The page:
Christian Faith at Work, August 25th 2019

Christian Faith at Work, August 25th 2019

Tenth Sunday after Trinity, August 25th, 2019.

Colossians 3:22- 4:6

The Big Idea: All work is God’s work and should be done for the same reasons we go to church: to worship and glorify God and serve our fellow man.

Q: Does the hour you spend here on Sunday mornings have any relevance to the other 100-plus waking hours of your week?

For so many, Christianity has become a leisure time activity – God never intended that.  Sadly, many Christians don’t see the connection between Sunday worship and Monday work. In fact, some Christians agree with non-Christians who believe that faith and work don’t mix.

Most of the heroes of the Bible are workplace followers of God, not religious professionals. Just think about it: In the opening chapters of Genesis, we see God both at work himself and also putting Adam to work.

Then there’s Jesus. He spent ninety percent of his life growing up and working in a small business, compared to only three and a half years in his ministry. Even after he laid aside his hammer and chisel, 45 of the 52 parables he told take place in a workplace setting. This makes sense because he lived in a Jewish culture which believed in a God who worked and saw every kind of work that mankind did as an extension of his work.

In Colossians 3 and 4, Paul paints a sharp contrast to work habits and priorities we’ve learned from the world. In Colossae and other cities of the ancient world, the bulk of business was transacted in households – family businesses!, usually by masters and their slaves, and it is in this context that Paul addresses the workplace of his day.

In the passage from Corinthians 3 & 4 that we read, Paul explains three ways our faith should influence our work. It should give us:

  • A new perspective,
  • A new power source (prayer), and
  • A new career objective (going through opened doors)

This morning, I’m only going to look at what the new perspective might be, and perhaps we can follow this up with sermons on power and career objectives.

Here’s a question:

To what degree have you ever wondered if what you’re doing with your life is really worthwhile? [Repeat]

Have you wanted to do something significant for God—to make your life really count for Christ? A neighbor of mine once said this to me. He said if only he could change jobs, then he’d have more time to be with Christ and grow his faith…

Paul might say, “Don’t change jobs; change your perspective.” 

I often tell my students: “Don’t follow your passion…”  They look predictably confused because it seems we all need to find our Passion and then pursue it with vigor!  But I counsel them to “let your passion follow you” – wherever you are, put your whole self into it because success and meaning in work is what fuels passion, not the other way around.  And finding success in a work perspective that follows Christ will bring you closer to the right passions.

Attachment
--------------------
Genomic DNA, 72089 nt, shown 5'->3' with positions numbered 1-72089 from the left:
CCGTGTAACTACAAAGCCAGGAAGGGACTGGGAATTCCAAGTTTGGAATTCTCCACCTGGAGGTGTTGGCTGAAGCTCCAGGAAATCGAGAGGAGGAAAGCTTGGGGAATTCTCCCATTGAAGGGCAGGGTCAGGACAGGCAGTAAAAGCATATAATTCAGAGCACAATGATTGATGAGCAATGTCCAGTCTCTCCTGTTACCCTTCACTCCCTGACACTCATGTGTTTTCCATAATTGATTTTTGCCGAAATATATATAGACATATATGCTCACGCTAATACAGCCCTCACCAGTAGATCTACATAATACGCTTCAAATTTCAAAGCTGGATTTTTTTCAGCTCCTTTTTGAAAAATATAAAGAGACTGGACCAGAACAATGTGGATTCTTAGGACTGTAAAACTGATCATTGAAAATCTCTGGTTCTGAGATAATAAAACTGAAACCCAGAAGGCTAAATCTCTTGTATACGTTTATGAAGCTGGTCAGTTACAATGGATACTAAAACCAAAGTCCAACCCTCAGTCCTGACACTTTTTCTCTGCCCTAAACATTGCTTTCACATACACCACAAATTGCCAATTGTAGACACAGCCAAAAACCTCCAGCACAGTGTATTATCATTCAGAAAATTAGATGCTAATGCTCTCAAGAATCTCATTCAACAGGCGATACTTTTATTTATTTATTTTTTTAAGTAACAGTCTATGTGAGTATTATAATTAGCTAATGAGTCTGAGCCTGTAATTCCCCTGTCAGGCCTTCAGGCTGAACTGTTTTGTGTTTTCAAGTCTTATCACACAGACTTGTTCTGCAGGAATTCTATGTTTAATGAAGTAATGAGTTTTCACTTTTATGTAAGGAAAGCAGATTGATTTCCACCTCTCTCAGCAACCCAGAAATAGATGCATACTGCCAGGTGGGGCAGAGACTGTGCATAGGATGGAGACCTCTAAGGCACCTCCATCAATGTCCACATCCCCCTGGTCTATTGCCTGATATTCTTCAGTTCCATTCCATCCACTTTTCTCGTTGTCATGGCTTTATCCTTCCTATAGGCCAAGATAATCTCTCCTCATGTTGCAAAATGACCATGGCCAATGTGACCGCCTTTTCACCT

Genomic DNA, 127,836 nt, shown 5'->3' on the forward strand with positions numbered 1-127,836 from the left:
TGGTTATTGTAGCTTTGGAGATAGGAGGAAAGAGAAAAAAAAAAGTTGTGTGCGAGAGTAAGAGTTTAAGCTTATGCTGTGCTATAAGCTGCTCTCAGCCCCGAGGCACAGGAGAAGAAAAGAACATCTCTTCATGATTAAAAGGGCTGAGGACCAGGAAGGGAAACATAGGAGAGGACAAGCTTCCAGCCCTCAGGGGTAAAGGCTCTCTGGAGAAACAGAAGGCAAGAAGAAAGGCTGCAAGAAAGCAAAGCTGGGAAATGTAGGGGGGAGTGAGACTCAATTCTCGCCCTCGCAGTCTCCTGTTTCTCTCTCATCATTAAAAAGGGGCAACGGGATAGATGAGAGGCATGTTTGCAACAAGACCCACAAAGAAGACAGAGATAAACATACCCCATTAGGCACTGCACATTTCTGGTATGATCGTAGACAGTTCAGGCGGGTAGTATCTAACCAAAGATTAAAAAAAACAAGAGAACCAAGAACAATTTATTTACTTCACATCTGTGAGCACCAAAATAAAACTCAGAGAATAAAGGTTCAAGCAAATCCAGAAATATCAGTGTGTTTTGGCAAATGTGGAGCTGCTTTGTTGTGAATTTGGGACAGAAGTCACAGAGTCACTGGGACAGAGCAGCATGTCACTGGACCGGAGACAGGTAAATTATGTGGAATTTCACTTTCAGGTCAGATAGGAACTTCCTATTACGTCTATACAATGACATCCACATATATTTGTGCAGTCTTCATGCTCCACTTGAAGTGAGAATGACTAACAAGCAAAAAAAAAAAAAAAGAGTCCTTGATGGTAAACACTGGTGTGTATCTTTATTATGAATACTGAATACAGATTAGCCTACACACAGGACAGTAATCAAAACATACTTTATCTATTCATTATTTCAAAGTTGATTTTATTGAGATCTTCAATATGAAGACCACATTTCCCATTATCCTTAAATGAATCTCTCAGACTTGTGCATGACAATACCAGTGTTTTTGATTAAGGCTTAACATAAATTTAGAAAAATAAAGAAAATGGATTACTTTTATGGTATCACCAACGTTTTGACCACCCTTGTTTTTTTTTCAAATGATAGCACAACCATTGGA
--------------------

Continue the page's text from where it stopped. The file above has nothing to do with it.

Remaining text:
Let’s look at three perspectives: Service, Worship, & Reward

1. First is the perspective of Service. The world says you must have power, prestige, and poen (Dutch slang for ‘money’). But God says we go to work not to get others to serve us, but to serve them. Not to gain power but to empower. And that goes for everyone, no matter where you find yourself: lawyer, suit salesman, pilot, engineer, teacher, chaplain – whatever.  According to Paul, whether we are giving orders or taking orders, we are to seek the welfare and success of others. Whether I am an employee or an employer, Paul says I go to work not primarily for myself, but for others.

This can be seen in a concept called: Servant Leadership – a bit of a management craze today that is firmly rooted in Christian fundamentals – but no one knows it.  People think they can get this Servant Leadership attitude by tricking themselves into thinking it is a good idea to be nice to people and be unselfish… right up until someone actually treats them like a servant or a slave.  It then tends to fall apart, because Christ is the model for Servant Leadership and the fundamental service to Him is missing.  Servant Leadership misses the actionable Christian virtue of Love; Love of Christ is an end in itself, not unselfishness or servanthood – as admirable as they may be.

2. Second, we are to do our work from a perspective of Worship. The world says you must have prestige – status. You have to make a name for yourself. But note the contrast: God says we go to work not to make a name for ourselves, but to make a name for God. Work is a means of worship—a way we recognize God’s blessings. “It is the Lord Christ you are serving,” so we do our work “with sincerity of heart and reverence for the Lord.”

Paul says whatever you do, do it for the Lord [worship]. It is hard to escape the fact that Paul sees all work as potentially meaningful and God-honoring. I mean, he is writing to slaves, some of whom did the most awful kinds of labor that would kill most people today. To them, Paul’s words would have been revolutionary: there is no Spartacus or Barabbas in Paul’s writings.